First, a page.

Cultivating life behind bars

Programs that combine recycling, clean energy and inmate training are worth the time it takes to watch them grow


Looking ahead to progress

   Stafford Creek Corrections Center has received quite a bit of media attention for its part in the ongoing Sustainable Prison Project. There's something about incarcerated prisoners picking fresh grown cucumbers or rehabilitating endangered frog species (a project for which neighboring Cedar Creek Corrections Center recently received a grant from the Oregon Zoo) that invites curious onlookers. In fact, it's not uncommon to find TV or news crews covering the story.

   "It does get a lot of attention," says Glebe. "Offenders know they've done bad stuff; so when they can see that what they're working on is going out there in the community, and they can show people on TV or tell their family 'I'm working on this project that's getting a lot of attention', that means something to them. It's pretty significant."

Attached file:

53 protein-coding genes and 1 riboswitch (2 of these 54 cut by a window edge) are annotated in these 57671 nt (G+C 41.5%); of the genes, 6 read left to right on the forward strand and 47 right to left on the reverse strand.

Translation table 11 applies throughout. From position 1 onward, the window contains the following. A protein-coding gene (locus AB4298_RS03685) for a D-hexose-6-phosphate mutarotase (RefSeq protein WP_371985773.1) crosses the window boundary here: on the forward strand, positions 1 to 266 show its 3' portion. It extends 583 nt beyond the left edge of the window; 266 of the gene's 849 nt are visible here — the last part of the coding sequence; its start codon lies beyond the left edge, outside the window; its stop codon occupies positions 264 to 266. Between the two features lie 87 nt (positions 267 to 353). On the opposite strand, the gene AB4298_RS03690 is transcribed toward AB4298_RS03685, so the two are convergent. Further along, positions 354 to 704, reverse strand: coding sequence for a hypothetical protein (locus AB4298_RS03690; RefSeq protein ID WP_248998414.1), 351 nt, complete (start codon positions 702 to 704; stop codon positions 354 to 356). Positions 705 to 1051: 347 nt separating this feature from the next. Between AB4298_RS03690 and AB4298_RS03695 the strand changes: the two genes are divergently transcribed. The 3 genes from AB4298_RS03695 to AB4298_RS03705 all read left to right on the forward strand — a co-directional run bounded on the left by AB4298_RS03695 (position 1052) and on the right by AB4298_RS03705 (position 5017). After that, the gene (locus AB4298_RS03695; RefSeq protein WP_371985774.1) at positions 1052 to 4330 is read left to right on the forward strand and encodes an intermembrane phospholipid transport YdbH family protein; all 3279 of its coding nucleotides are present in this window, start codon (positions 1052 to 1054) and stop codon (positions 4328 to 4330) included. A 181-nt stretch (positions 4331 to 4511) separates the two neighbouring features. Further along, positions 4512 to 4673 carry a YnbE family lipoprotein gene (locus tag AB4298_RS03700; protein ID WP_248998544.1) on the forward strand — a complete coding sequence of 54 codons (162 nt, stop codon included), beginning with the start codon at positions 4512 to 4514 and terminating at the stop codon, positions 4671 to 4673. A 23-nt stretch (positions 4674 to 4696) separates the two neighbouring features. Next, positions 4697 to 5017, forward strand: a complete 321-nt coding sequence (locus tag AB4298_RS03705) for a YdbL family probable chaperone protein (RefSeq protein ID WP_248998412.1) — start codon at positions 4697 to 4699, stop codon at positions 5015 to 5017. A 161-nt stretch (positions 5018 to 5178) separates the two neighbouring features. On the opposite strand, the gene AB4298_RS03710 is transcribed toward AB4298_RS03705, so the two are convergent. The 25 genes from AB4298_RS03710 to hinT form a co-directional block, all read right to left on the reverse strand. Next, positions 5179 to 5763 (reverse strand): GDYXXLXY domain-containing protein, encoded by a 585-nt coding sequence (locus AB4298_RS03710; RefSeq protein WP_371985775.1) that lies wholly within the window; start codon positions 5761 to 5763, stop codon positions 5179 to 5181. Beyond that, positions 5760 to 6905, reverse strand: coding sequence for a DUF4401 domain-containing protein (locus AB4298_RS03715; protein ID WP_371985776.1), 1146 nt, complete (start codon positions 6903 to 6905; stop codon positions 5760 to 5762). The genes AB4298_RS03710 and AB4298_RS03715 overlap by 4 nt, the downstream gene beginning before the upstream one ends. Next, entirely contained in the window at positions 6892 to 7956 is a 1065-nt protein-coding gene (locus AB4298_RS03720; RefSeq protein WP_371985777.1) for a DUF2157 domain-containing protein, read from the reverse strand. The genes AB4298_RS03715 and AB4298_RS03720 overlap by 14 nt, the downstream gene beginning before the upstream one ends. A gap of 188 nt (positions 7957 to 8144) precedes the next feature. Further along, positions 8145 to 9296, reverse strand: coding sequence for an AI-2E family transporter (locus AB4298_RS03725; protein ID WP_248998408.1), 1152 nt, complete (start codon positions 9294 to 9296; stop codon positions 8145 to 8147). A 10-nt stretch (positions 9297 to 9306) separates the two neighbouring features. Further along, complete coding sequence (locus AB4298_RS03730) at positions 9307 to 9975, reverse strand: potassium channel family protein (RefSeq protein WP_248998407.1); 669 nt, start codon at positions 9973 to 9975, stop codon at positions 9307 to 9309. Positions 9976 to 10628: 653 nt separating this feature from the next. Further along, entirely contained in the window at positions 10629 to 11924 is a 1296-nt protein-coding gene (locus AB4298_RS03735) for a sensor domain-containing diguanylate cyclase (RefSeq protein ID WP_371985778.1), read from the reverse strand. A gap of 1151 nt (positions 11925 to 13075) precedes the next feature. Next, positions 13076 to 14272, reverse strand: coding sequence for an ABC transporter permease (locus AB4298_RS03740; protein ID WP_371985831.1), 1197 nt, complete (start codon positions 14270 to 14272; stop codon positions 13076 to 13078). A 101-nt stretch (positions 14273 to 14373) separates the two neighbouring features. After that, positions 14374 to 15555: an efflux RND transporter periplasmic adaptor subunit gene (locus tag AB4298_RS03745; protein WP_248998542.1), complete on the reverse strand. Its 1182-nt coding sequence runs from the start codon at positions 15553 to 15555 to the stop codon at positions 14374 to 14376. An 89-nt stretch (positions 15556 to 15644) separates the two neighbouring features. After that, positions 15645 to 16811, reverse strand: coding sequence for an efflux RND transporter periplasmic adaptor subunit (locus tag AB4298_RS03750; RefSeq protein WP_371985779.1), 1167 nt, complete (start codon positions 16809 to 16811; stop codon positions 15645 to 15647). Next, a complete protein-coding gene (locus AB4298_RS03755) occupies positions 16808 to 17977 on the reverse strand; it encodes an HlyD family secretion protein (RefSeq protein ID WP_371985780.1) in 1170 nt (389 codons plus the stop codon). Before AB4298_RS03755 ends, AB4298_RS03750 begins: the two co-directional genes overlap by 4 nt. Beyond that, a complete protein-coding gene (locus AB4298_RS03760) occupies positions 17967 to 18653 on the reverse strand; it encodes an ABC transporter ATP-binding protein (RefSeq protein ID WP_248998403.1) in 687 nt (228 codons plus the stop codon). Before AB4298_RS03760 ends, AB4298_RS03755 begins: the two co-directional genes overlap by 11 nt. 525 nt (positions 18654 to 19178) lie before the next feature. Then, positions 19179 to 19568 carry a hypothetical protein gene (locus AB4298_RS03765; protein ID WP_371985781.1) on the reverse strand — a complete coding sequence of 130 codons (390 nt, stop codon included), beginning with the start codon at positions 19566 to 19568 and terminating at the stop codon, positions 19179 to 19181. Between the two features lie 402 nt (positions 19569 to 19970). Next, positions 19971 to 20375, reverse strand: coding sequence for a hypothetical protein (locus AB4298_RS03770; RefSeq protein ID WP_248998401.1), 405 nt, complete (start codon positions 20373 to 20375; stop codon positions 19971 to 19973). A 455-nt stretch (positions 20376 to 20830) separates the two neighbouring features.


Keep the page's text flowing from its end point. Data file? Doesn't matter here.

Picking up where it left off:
Duffey agrees this type of experience is a boon for offender well being in and out of the cell. "Clean energy grew 2.5 times faster than any other job growth. That's where the jobs are coming from or where they're going to be. And it's not just going to be a minimum wage kind of job." Nor will a number of these jobs require an advanced degree. That's a far cry from the scantily paid, burger flipping options many will find upon their return to the outside.

   Sustainable training programs give inmates new opportunities. With them, releasees can compete in a fiercely competitive economy. They may find they are passionate about doing good for the environment, and inspire others to feel the same.

   What better way to turn over a new leaf?


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